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Why Not Do It?

By Sue Siebens


It's a common refrain: "I know what's good for me, but __________"

· I don't have time right now. When things slow down, I'll get to it.

· It's too complicated. I'm confused about how or what to do first.

· It's too hard to implement. I have too many balls to juggle already.

· It's a long-term thing. The results are too far away to feel any urgency to act now.

· I don't feel that bad. I'm coping okay.

· It may work for others, but I don't think it matters that much for me.

· It's too much of a challenge/cost/discomfort to make me want to do it.

· I don't have the willpower to stay with it

· ______________ (Your reason)



We want good results—a healthy bank account, social life, and body. We may even research and learn what steps to take to reach our goal. But when it comes to taking the steps, we can become ambivalent if the benefits don't dramatically outweigh the costs. This can be especially true if the first steps involve some stumbling setbacks or temporary failures on the way to success.

Due to new understandings of how our brains work, creating new habits can be achieved with new strategies:

1. Break down decisions and tasks into smaller pieces that are easier to master

2. Make decisions once that last for a long time—eliminating rethinking pressure

3. Link the change to public/social commitments—making them a regular feature [1]

There is a lot of advice about strategies to make new habits a part of your life. But in the end, we don't do it because, on some level, we don't want to do it.



It's all about RESISTANCE.

Why would we resist what is good for us?

It is an Emotional Unwillingness To Change.

Change can bring up all sorts of issues

· Fear of failure and the shame that goes with it.

o Getting stuck in mixed feelings

o Doubting the ability to change

o Uncertain value of benefits

o Unclear disadvantages of not changing

· Fear of success and the unknown consequences it may bring.

o The stress of adjusting to the new

o Relationships and responsibilities shift when change occurs

o Arriving at success without the happy outcomes we'd hoped for

o Any change can feel like a lack of control


Change is part of living. Whether we want to or not, life and living force us to change sooner or later. Our emotional obstacles may feel proper in the moment. But how do we know the clear path forward until the roadblock is swept away? When we remove the emotional roadblocks to progress, our perspective is cleared. We can easily see what change is good and right for us and what is not and act accordingly.



Emotional Resolution, EmRes, is the device for this work. EmRes removes the unprocessed emotional memories that get in the way of decision-making. It doesn't matter whether it's a big decision like what medical treatment to use or how to invest retirement savings or a small one like showing up for exercise or remembering to drink water throughout the day.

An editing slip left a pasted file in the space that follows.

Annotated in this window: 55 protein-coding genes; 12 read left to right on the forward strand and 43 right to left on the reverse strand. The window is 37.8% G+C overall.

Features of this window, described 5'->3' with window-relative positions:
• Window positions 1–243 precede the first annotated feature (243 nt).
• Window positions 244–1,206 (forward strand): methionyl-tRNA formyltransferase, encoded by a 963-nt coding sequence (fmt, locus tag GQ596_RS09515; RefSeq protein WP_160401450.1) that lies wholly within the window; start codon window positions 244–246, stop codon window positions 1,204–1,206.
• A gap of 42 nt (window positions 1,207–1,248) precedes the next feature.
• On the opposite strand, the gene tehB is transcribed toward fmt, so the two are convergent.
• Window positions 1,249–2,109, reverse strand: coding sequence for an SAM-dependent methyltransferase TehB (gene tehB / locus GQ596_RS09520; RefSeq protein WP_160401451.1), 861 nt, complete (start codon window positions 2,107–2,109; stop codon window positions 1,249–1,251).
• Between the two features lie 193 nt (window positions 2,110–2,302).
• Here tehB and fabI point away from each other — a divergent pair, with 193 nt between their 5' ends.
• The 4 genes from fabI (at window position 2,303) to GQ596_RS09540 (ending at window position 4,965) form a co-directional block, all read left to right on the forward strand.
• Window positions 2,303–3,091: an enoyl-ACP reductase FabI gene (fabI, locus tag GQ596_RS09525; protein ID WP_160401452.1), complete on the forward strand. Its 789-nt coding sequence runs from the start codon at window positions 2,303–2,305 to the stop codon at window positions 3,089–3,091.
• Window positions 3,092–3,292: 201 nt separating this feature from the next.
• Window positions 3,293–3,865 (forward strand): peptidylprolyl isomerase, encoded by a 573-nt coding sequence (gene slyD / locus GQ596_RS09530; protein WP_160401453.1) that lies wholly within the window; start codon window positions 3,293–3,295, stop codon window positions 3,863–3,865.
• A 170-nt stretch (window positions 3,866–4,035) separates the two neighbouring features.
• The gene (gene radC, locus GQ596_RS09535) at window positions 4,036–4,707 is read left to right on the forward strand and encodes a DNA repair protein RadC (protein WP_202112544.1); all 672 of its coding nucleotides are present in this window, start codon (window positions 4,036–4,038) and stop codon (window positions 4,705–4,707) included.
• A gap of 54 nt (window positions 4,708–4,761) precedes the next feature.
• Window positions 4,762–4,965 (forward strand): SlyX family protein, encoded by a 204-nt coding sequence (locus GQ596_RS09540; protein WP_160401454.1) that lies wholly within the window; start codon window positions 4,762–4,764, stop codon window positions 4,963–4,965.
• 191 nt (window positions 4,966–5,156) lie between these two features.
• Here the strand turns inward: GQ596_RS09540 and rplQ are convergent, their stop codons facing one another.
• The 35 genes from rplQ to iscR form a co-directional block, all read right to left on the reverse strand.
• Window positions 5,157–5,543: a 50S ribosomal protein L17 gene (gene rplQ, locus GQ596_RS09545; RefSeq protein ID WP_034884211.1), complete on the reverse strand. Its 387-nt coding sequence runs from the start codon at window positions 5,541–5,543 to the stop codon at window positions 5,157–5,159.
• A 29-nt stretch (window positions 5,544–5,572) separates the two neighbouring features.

When past emotions are triggered by something in our current environment, it creates a kind of emotional fog around our brains. When this happens, our everyday choices are limited to past circumstances. If it is not happening, these choices are driven by triggered emotions that separate us from success. This is not helpful to the present!


EmRes sessions are not a walk through some distant past, trying to figure out the how, why, and where of those experiences. EmRes focuses on the current triggered experience and uses the body's innate abilities to process the emotional imprints that got stuck. Once gone, they are gone forever, which means no more triggering from that past emotional experience. Even if you remember it, which most of us don't, you will remember it without being triggered by it—it will just be part of your story, not your present.

Emotional Resolution is not a coping mechanism that you need to use for the same triggered emotions time and again. It uses modern understandings of neuropsychology through viscersomatic quieting to calm the physical sensations in the body that we recognize as the source of emotional experiences. Thousands of EmRes sessions are conducted around the world each day.

If you would like to change your life and can't quite seem to get there, EmRes can clear out the emotional roadblocks to your success.


Are you ready to change for the better?


References


About Sue

Sue Siebens uses Emotional Resolution, EmRes, to work at a fundamental level, where the roots of the illness, fear, and pain can be accessed and resolved. Sue teaches and writes to raise awareness about this new technology so that as many people as possible can find relief and peace in their life. Sue is based in Dallas, Tx, USA.

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